China Further Relaxes Curbs on Tool for Betting Against Stocks
*The daily trading limit on stock-index futures was raised Monday, while the commission charge was lowered, in a move to improve market liquidity and lower trading costs
*During the 2015 market crash, regulators imposed a series of curbs on stock-index futures. After the market stabilized in 2017, watchdogs began to loosen the restrictions, yet investors have complained progress has been insufficient
(Beijing) — China has continued to loosen its tough restrictions on one of the few tools stock investors have to hedge their bets, in a bid to better meet their risk-management needs.
Beginning Monday (link in Chinese), the Shanghai-based China Financial Futures Exchange raised the daily trading limit on stock-index futures and lowered the commission charge and one of its margin requirements.
The measures, which aim to improve market liquidity and lower trading costs, mark China’s latest effort to further free up its stock market by loosening regulation.
Futures contracts with a stock index as the underlying asset are a key tool for investors to hedge against, or speculate on, broad price movements in the market, as indexes cover a host of different stocks.
During the 2015 market crash, regulators imposed a series of curbs on stock-index futures after blaming their use by domestic and foreign short-sellers for worsening the market decline. The restrictions quickly led to a plunge in the trading volume of the futures. After the market stabilized in 2017, watchdogs began to loosen the restrictions, with the latest move in December 2018. Yet investors have complained progress has been insufficient to allow them to make full use of the tool.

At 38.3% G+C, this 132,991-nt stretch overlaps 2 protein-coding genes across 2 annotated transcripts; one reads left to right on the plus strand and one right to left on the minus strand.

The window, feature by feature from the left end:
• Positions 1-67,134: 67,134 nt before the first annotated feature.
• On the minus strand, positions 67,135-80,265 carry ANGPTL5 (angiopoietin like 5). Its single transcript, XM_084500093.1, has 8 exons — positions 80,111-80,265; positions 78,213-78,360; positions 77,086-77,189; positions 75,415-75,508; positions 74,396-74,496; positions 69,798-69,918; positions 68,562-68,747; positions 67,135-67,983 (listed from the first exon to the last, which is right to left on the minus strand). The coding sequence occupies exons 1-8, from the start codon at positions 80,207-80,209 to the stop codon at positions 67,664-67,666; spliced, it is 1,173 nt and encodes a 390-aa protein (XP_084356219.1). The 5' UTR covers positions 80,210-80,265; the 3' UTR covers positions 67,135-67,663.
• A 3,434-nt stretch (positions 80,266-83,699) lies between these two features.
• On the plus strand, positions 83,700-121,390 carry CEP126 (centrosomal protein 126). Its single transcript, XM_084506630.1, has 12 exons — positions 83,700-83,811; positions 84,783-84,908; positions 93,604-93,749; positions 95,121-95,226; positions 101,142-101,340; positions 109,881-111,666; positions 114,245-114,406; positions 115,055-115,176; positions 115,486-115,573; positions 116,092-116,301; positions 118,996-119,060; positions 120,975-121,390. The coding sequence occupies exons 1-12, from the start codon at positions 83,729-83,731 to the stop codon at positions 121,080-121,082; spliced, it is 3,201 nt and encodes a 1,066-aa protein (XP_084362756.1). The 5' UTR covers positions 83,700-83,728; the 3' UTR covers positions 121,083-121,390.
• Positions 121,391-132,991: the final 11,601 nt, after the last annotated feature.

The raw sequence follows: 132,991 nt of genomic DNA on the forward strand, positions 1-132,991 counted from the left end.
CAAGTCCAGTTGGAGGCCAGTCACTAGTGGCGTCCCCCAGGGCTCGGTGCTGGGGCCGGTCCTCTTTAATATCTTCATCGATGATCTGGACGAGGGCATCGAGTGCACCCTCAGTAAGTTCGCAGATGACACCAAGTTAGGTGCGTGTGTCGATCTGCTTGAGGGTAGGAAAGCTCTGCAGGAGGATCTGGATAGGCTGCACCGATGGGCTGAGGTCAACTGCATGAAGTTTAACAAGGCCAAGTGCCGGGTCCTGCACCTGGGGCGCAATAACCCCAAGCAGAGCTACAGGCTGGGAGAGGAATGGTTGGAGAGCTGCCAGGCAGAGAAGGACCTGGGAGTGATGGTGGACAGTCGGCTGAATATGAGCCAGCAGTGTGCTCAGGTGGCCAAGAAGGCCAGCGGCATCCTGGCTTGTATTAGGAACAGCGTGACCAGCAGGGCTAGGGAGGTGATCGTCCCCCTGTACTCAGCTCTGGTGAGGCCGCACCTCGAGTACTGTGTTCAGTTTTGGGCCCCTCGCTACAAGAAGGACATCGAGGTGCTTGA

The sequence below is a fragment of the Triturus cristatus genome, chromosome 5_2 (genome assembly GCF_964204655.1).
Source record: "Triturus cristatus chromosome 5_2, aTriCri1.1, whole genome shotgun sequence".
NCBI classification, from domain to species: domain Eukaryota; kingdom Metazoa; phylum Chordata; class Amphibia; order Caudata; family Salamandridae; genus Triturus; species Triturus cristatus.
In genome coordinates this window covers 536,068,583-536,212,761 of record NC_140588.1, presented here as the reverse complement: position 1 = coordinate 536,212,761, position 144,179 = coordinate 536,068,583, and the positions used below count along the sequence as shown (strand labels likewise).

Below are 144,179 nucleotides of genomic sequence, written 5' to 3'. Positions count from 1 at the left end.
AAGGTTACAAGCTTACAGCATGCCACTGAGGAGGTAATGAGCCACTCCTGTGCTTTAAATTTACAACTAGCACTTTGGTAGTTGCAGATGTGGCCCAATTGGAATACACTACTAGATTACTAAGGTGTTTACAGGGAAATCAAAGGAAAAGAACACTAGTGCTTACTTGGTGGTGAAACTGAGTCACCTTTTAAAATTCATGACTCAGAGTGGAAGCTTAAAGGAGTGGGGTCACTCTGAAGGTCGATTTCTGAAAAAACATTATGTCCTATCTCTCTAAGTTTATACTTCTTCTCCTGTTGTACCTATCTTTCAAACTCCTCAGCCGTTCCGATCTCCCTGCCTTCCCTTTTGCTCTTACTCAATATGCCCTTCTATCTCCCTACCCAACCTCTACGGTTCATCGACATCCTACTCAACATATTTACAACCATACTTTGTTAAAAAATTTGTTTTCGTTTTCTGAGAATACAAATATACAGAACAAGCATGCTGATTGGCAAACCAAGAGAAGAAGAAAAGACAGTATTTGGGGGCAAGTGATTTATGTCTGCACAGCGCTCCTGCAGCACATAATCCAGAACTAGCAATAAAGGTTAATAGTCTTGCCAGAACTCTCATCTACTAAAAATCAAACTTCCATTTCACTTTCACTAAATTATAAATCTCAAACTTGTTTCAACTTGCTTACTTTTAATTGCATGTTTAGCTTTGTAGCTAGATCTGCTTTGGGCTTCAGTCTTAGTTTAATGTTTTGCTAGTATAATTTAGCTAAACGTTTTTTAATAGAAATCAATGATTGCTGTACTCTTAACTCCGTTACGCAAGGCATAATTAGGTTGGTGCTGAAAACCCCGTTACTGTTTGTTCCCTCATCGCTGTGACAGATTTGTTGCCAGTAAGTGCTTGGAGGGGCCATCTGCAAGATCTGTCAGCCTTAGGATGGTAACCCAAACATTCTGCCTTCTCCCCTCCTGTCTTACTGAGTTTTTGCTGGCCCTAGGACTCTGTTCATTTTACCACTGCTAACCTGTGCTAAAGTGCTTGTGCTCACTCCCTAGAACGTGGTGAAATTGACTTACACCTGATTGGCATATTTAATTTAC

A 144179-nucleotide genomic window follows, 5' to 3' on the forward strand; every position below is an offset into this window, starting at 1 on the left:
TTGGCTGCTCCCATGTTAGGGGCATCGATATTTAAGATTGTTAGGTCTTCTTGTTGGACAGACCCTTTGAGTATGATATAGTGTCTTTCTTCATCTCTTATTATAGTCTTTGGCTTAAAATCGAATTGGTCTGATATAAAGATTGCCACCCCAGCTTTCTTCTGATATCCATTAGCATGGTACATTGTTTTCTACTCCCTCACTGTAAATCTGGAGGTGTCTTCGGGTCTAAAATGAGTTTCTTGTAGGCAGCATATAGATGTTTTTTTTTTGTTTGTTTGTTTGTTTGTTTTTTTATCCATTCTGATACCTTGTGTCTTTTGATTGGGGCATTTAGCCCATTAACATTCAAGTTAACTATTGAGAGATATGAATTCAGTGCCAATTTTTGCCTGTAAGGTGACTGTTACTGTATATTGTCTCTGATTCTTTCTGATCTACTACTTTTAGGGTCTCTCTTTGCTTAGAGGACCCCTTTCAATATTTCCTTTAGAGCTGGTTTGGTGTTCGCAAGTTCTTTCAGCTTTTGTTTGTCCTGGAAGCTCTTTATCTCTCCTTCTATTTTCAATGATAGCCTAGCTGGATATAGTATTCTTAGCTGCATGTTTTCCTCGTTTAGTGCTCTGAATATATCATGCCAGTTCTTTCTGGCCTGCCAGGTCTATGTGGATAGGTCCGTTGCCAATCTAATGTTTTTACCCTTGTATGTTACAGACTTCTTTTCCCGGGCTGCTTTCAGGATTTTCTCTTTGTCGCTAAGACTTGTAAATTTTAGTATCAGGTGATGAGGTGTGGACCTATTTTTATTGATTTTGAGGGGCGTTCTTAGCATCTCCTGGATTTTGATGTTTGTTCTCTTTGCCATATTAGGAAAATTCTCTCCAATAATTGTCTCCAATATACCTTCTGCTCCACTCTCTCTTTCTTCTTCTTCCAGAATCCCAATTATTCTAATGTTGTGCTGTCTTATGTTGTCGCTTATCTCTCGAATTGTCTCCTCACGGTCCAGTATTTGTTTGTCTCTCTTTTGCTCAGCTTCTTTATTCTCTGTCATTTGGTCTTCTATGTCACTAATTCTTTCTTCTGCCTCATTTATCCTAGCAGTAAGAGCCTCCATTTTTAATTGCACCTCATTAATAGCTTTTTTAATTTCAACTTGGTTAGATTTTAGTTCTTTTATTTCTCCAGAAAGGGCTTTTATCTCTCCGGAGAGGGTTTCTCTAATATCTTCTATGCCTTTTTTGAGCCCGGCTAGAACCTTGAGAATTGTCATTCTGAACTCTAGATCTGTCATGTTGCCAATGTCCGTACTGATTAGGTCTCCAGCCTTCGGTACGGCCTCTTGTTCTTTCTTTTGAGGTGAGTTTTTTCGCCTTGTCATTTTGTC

From Monday, the financial futures exchange set a new cap on an investor’s daily open positions at 500 lots per futures contract, 10 times the previous limit (link in Chinese). The cap doesn’t apply to hedging transactions, which have been under tight scrutiny.
The derivatives exchange has also lowered the commission charge for the sale of futures contracts purchased on the same day to 0.0345% of the transaction value from the previous 0.046%.
In addition, the exchange has cut the margin requirement for trading CSI 500 index futures to 12% of the contract value from the previous 15%. The margin requirements for trading CSI 300 index and SSE 50 index futures — the other two stock-index futures traded on the exchange — remain unchanged at 10%.
The exchange launched CSI 300 index futures in April 2010, and launched both CSI 500 index and SSE 50 index futures in April 2015.
The CSI 300 index tracks the 300 largest and most liquid A-share stocks in China, while the CSI 500 index consists of the largest remaining 500 stocks after excluding both the CSI 300 index components and the largest 300 stocks. The SSE 50 index consists of the 50 largest and most liquid A-share stocks listed in Shanghai.
Under current Chinese regulations (link in Chinese), overseas investors can only trade the stock-index futures through the Qualified Foreign Institutional Investor program or its yuan-denominated sibling, the Renminbi Qualified Foreign Institutional Investor program. They are only allowed to conduct hedging transactions, whose primary purpose is to avoid losses rather than acquire gains.
Contact reporter Lin Jinbing (email@example.com)
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